Elaine Linn is experienced in helping students articulate and pursue their personal and academic interests and plan their career path, having served as the Global Studies Center advisor since 2006. She is also the Executive Director of the Consortium for Educational Resources on Islamic Studies (CERIS). She has led three Fulbright Hays groups of educators to Egypt (2) and Jordan and served two terms as the president of the PA Council of International Education. She is the advisor to Pitt’s Muslim Student Association and the Multiracial Student Association. Elaine has an MA from Graduate School Public and International Affairs, University of Pittsburgh, and a BA Political Science, Drake University. In her free time, Elaine is active in the community through affiliations with social justice organizations and the Islamic Center of Pittsburgh, enjoying her family and the great outdoors.

Frequently Asked Questions

Who can participate?
The competition is open to undergraduate, graduate, and professional students from all areas of study. Post-graduate and post-doctoral fellows are not eligible to participate. Teams will be composed of four to six students from three or more disciplines. There are three options for registration:

  • A student may register individually and will be assigned teammates from other academic disciplines to form a full team.
  • Two or three students may register as a partial team and will be assigned teammates from other academic disciplines to form a full team.
  • Four to six students may register as a full team. Full teams must represent at least different three disciplines or schools and are highly encouraged to include members from a broad array of academic disciplines.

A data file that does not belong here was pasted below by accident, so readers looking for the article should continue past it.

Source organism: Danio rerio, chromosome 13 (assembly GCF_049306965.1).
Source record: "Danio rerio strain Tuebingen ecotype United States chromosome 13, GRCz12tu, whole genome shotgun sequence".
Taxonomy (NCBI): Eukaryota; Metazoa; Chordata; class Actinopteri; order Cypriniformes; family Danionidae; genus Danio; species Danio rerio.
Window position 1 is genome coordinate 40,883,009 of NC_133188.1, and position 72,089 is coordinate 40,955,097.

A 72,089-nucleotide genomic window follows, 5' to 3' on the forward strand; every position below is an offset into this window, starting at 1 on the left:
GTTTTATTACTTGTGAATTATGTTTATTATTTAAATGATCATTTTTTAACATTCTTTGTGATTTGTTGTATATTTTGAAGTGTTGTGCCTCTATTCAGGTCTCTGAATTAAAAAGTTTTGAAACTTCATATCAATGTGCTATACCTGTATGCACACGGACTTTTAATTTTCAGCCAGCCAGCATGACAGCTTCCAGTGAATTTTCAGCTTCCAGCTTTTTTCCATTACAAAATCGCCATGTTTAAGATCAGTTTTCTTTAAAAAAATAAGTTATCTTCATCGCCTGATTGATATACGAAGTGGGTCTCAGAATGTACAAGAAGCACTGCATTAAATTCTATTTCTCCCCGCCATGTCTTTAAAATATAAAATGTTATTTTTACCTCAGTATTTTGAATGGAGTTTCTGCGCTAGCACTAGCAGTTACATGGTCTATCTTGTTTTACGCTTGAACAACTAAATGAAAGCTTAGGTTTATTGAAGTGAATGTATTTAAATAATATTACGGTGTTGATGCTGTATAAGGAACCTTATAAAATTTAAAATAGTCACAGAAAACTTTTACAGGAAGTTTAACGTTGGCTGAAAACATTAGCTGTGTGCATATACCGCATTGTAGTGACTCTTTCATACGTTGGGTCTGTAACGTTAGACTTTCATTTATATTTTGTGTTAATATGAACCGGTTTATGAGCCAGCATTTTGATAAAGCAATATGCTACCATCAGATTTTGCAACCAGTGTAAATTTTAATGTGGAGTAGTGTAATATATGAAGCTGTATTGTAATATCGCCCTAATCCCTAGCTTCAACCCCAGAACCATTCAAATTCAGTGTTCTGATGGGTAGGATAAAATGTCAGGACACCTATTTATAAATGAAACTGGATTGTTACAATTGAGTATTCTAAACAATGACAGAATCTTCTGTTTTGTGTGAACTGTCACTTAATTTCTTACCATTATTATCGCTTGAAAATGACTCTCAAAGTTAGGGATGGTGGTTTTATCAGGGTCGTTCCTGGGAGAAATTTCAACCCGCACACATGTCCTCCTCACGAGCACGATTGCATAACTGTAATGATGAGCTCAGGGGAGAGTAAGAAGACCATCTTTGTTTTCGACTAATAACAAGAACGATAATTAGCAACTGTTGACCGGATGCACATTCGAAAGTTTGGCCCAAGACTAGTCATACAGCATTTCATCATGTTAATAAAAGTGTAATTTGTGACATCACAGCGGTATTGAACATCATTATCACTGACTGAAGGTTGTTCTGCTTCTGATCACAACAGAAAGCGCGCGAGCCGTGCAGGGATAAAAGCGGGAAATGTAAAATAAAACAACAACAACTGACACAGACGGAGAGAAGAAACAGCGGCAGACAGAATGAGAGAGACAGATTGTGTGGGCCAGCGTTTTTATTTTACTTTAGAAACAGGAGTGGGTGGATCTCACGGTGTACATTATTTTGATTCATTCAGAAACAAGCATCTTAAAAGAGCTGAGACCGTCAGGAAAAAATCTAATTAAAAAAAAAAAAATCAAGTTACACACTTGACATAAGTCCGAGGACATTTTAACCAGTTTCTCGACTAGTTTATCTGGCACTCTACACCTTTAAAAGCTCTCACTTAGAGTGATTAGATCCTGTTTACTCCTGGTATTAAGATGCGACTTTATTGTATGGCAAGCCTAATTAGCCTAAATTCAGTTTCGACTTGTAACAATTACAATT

How are teams created? 
Those who register  individually or in small groups will be assigned additional team members. Teams are assigned to ensure graduate/undergraduate mix and at least three schools/departments are represented
Each team must assign a captain

What is the case?
The case is a 10 – 20-page document that presents a real-world global health challenge
Teams analyze the case, conduct research and create and present a proposed strategy to address the challenge 

Case studies from previous Emory University Global Health Competitions can be found at https://globalhealth.emory.edu/students/case-competitions/archives.html

How much time must a student commit?

Once the case is released, each team will decide how much time it spends working on its strategy and presentation. In addition to attendance at mandatory weekly events in October, the week of the competition, successful teams have found that spending an additional 10-20 hours working together on their project yields optimal results.

How does the competition work?
On November 5 each team gives a 15-minute oral presentation with supporting slides before a panel of experts. There will be five minutes of Q&A immediately after the presentation.  The final slide must cite all sources consulted. Along with their Powerpoint, teams will submit a one-page budget brief (normal margins, 12 pt. font) in WORD to the competition coordinator by 12 Noon on November 5, 2021. Any team that modifies their slides for the presentation, after the 12 PM deadline will be disqualified. 

How do students benefit from the competition experience?
Students will gain valuable experience developing a comprehensive strategy and competing in a world-recognized format to address of Global health challenge.  

They will:

“Develop skills as a researcher, team member and a presenter”
“Learn how to listen to others, synthesize information and find solutions”
“Gain insight on the complexity of budgeting and evaluation”